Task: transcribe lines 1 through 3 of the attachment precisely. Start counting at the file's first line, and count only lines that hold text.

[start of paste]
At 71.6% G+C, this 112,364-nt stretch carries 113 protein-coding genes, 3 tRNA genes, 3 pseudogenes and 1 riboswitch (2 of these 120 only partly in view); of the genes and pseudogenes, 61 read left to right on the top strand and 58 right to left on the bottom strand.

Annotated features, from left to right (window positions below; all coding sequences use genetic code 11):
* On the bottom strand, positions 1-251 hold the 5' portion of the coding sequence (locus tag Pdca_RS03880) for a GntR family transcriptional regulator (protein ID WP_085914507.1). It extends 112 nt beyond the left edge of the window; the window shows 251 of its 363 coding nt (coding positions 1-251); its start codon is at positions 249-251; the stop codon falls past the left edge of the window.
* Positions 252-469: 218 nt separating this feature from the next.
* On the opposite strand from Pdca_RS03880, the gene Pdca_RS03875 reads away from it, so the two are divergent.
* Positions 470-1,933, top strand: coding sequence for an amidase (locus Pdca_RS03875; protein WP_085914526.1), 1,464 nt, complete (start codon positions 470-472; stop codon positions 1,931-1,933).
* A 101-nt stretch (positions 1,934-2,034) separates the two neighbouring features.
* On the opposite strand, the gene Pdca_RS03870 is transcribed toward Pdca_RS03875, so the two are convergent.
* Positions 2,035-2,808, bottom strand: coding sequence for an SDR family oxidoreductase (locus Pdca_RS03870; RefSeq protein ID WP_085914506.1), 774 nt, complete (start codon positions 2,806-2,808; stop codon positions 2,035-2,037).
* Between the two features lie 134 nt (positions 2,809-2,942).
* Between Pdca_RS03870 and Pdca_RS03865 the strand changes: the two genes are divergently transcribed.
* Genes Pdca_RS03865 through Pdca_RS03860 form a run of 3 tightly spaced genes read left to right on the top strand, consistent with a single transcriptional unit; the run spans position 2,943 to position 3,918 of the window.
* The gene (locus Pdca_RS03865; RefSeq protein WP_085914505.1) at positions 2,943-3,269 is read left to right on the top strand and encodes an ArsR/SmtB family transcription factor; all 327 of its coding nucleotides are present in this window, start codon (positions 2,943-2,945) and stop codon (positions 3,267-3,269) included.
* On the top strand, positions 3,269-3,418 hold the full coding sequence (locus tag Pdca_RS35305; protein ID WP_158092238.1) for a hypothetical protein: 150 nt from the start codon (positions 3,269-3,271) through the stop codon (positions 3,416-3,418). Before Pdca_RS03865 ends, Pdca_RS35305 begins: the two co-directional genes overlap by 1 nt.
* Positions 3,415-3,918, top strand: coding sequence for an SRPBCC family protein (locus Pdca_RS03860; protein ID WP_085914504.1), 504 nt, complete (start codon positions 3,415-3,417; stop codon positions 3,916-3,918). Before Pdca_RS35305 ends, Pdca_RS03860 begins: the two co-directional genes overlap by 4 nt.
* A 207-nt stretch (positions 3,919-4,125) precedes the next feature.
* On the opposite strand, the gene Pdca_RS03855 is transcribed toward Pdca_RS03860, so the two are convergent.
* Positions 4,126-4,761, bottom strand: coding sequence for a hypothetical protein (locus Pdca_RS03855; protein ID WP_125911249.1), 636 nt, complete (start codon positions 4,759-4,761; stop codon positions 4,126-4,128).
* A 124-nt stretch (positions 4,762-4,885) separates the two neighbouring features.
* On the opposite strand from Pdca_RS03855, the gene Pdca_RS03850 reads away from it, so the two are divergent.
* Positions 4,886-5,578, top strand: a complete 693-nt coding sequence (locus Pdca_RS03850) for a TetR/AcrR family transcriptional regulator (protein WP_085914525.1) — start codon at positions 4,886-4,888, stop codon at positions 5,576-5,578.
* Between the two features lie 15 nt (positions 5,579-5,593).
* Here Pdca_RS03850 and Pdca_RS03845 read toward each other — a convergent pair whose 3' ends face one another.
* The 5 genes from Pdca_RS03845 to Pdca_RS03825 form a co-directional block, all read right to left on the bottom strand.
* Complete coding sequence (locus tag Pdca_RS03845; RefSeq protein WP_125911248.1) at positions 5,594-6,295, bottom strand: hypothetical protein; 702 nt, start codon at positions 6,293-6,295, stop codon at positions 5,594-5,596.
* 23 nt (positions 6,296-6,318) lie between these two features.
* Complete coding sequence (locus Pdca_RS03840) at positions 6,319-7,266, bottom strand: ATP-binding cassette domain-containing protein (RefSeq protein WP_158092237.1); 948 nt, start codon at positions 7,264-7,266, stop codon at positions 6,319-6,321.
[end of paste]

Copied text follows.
At 71.6% G+C, this 112,364-nt stretch carries 113 protein-coding genes, 3 tRNA genes, 3 pseudogenes and 1 riboswitch (2 of these 120 only partly in view); of the genes and pseudogenes, 61 read left to right on the top strand and 58 right to left on the bottom strand.

Annotated features, from left to right (window positions below; all coding sequences use genetic code 11):
* On the bottom strand, positions 1-251 hold the 5' portion of the coding sequence (locus tag Pdca_RS03880) for a GntR family transcriptional regulator (protein ID WP_085914507.1). It extends 112 nt beyond the left edge of the window; the window shows 251 of its 363 coding nt (coding positions 1-251); its start codon is at positions 249-251; the stop codon falls past the left edge of the window.